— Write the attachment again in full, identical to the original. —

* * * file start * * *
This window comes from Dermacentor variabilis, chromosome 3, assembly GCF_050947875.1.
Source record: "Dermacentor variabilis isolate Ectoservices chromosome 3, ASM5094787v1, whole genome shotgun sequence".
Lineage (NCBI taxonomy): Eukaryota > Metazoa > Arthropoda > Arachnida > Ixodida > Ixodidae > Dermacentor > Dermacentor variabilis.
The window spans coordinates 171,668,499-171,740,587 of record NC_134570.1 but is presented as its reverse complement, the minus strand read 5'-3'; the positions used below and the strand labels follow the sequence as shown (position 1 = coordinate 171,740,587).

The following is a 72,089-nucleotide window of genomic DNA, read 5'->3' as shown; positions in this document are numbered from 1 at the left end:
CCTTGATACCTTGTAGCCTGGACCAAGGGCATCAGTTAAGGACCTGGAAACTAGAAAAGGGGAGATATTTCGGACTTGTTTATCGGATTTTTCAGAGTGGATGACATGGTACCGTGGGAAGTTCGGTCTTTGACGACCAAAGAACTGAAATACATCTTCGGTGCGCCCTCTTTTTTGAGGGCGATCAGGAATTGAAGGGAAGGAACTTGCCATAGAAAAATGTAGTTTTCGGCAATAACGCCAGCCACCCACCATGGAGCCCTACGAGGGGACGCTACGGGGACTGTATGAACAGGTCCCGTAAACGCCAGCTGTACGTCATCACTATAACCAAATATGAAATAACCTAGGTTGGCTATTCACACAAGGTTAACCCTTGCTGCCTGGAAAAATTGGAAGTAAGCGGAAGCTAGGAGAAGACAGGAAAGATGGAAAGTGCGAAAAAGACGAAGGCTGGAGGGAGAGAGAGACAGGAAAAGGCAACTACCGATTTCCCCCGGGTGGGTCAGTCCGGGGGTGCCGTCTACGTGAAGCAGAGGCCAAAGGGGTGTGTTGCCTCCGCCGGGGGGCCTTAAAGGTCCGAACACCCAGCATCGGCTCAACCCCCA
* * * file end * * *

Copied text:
This window comes from Dermacentor variabilis, chromosome 3, assembly GCF_050947875.1.
Source record: "Dermacentor variabilis isolate Ectoservices chromosome 3, ASM5094787v1, whole genome shotgun sequence".
Lineage (NCBI taxonomy): Eukaryota > Metazoa > Arthropoda > Arachnida > Ixodida > Ixodidae > Dermacentor > Dermacentor variabilis.
The window spans coordinates 171,668,499-171,740,587 of record NC_134570.1 but is presented as its reverse complement, the minus strand read 5'-3'; the positions used below and the strand labels follow the sequence as shown (position 1 = coordinate 171,740,587).

The following is a 72,089-nucleotide window of genomic DNA, read 5'->3' as shown; positions in this document are numbered from 1 at the left end:
CCTTGATACCTTGTAGCCTGGACCAAGGGCATCAGTTAAGGACCTGGAAACTAGAAAAGGGGAGATATTTCGGACTTGTTTATCGGATTTTTCAGAGTGGATGACATGGTACCGTGGGAAGTTCGGTCTTTGACGACCAAAGAACTGAAATACATCTTCGGTGCGCCCTCTTTTTTGAGGGCGATCAGGAATTGAAGGGAAGGAACTTGCCATAGAAAAATGTAGTTTTCGGCAATAACGCCAGCCACCCACCATGGAGCCCTACGAGGGGACGCTACGGGGACTGTATGAACAGGTCCCGTAAACGCCAGCTGTACGTCATCACTATAACCAAATATGAAATAACCTAGGTTGGCTATTCACACAAGGTTAACCCTTGCTGCCTGGAAAAATTGGAAGTAAGCGGAAGCTAGGAGAAGACAGGAAAGATGGAAAGTGCGAAAAAGACGAAGGCTGGAGGGAGAGAGAGACAGGAAAAGGCAACTACCGATTTCCCCCGGGTGGGTCAGTCCGGGGGTGCCGTCTACGTGAAGCAGAGGCCAAAGGGGTGTGTTGCCTCCGCCGGGGGGCCTTAAAGGTCCGAACACCCAGCATCGGCTCAACCCCCA